It attracted students not only from different parts of India but from different countries of the east. Admission was made by means of an entrance examination. The entrance test was so difficult that not more than thirty percent of the candidates were successful. Discipline was very strict. More than lectures, discussion played an important part and the medium of instruction was Sanskrit.
Recent archeological excavations have brought to light the ruins of the Nalanda University. It shows the grandeur of this centre of learning and confirms the account given by the Chinese pilgrims. It had numerous classrooms and a hostel attached to it. According to Itsing, the Chinese pilgrim, there were 3000 students on its rolls. It had an observatory and a great library housed in three buildings. Its fame rests on the fact that it attracted scholars from various parts of the world. It was an institution of advanced learning and research.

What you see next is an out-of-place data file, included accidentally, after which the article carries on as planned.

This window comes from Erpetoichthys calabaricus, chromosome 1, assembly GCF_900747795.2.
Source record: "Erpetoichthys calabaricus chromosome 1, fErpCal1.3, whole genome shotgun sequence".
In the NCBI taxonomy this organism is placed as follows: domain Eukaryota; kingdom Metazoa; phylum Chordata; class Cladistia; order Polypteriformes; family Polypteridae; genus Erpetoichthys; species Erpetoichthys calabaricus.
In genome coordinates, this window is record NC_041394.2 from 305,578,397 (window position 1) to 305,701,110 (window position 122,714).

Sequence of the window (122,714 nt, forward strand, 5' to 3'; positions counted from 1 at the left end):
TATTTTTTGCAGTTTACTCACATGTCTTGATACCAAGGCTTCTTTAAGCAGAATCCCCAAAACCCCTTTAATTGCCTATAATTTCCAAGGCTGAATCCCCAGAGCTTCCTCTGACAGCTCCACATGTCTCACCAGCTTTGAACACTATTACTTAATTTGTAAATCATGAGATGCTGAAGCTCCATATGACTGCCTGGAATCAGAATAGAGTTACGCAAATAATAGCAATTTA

- Module-1 Ancient India by NIOS
- India’s Ancient Past by RS Sharma
- Class-11 Tamil Nadu State Board History Book